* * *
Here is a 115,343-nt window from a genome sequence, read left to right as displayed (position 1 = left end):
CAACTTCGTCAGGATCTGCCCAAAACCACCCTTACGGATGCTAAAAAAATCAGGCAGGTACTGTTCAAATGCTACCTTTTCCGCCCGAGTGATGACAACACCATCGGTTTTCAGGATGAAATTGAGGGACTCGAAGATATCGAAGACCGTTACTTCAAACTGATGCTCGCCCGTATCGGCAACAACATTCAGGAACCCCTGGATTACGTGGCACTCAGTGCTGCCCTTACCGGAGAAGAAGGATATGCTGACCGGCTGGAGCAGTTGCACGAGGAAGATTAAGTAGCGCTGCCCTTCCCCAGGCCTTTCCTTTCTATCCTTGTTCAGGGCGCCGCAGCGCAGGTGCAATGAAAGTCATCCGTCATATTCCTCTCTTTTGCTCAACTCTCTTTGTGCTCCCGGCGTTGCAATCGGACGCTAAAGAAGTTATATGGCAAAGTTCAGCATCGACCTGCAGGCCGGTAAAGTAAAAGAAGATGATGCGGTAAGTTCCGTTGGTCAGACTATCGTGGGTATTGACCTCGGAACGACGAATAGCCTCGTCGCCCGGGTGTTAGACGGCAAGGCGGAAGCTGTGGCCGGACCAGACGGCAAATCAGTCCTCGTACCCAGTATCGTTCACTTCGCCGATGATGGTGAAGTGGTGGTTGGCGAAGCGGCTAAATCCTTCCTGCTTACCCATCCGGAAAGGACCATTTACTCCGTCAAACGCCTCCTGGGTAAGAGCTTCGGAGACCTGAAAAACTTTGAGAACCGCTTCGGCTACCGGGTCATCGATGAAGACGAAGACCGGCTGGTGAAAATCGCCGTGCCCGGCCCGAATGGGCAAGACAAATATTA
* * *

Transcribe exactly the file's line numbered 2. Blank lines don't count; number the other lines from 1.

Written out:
CAACTTCGTCAGGATCTGCCCAAAACCACCCTTACGGATGCTAAAAAAATCAGGCAGGTACTGTTCAAATGCTACCTTTTCCGCCCGAGTGATGACAACACCATCGGTTTTCAGGATGAAATTGAGGGACTCGAAGATATCGAAGACCGTTACTTCAAACTGATGCTCGCCCGTATCGGCAACAACATTCAGGAACCCCTGGATTACGTGGCACTCAGTGCTGCCCTTACCGGAGAAGAAGGATATGCTGACCGGCTGGAGCAGTTGCACGAGGAAGATTAAGTAGCGCTGCCCTTCCCCAGGCCTTTCCTTTCTATCCTTGTTCAGGGCGCCGCAGCGCAGGTGCAATGAAAGTCATCCGTCATATTCCTCTCTTTTGCTCAACTCTCTTTGTGCTCCCGGCGTTGCAATCGGACGCTAAAGAAGTTATATGGCAAAGTTCAGCATCGACCTGCAGGCCGGTAAAGTAAAAGAAGATGATGCGGTAAGTTCCGTTGGTCAGACTATCGTGGGTATTGACCTCGGAACGACGAATAGCCTCGTCGCCCGGGTGTTAGACGGCAAGGCGGAAGCTGTGGCCGGACCAGACGGCAAATCAGTCCTCGTACCCAGTATCGTTCACTTCGCCGATGATGGTGAAGTGGTGGTTGGCGAAGCGGCTAAATCCTTCCTGCTTACCCATCCGGAAAGGACCATTTACTCCGTCAAACGCCTCCTGGGTAAGAGCTTCGGAGACCTGAAAAACTTTGAGAACCGCTTCGGCTACCGGGTCATCGATGAAGACGAAGACCGGCTGGTGAAAATCGCCGTGCCCGGCCCGAATGGGCAAGACAAATATTA